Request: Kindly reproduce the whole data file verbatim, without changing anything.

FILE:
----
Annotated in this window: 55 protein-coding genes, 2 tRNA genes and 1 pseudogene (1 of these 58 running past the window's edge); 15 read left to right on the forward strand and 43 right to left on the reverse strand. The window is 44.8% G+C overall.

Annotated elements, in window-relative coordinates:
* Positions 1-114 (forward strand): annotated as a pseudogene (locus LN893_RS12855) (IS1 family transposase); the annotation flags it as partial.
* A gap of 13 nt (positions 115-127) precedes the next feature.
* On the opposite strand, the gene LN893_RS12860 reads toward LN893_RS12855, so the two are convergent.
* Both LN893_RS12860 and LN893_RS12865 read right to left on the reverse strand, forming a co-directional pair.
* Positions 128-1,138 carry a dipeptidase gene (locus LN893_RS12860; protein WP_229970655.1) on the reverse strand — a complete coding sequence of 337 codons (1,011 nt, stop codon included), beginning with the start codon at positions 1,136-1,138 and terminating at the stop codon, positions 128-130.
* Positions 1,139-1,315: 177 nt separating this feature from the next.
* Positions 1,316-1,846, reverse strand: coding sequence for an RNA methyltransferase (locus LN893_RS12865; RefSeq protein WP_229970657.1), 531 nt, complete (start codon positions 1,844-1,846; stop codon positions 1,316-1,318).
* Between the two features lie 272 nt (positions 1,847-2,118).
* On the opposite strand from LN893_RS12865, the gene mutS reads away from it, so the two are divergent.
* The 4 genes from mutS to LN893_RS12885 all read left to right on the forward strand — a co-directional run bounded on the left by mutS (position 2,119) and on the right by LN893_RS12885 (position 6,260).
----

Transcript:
Annotated in this window: 55 protein-coding genes, 2 tRNA genes and 1 pseudogene (1 of these 58 running past the window's edge); 15 read left to right on the forward strand and 43 right to left on the reverse strand. The window is 44.8% G+C overall.

Annotated elements, in window-relative coordinates:
* Positions 1-114 (forward strand): annotated as a pseudogene (locus LN893_RS12855) (IS1 family transposase); the annotation flags it as partial.
* A gap of 13 nt (positions 115-127) precedes the next feature.
* On the opposite strand, the gene LN893_RS12860 reads toward LN893_RS12855, so the two are convergent.
* Both LN893_RS12860 and LN893_RS12865 read right to left on the reverse strand, forming a co-directional pair.
* Positions 128-1,138 carry a dipeptidase gene (locus LN893_RS12860; protein WP_229970655.1) on the reverse strand — a complete coding sequence of 337 codons (1,011 nt, stop codon included), beginning with the start codon at positions 1,136-1,138 and terminating at the stop codon, positions 128-130.
* Positions 1,139-1,315: 177 nt separating this feature from the next.
* Positions 1,316-1,846, reverse strand: coding sequence for an RNA methyltransferase (locus LN893_RS12865; RefSeq protein WP_229970657.1), 531 nt, complete (start codon positions 1,844-1,846; stop codon positions 1,316-1,318).
* Between the two features lie 272 nt (positions 1,847-2,118).
* On the opposite strand from LN893_RS12865, the gene mutS reads away from it, so the two are divergent.
* The 4 genes from mutS to LN893_RS12885 all read left to right on the forward strand — a co-directional run bounded on the left by mutS (position 2,119) and on the right by LN893_RS12885 (position 6,260).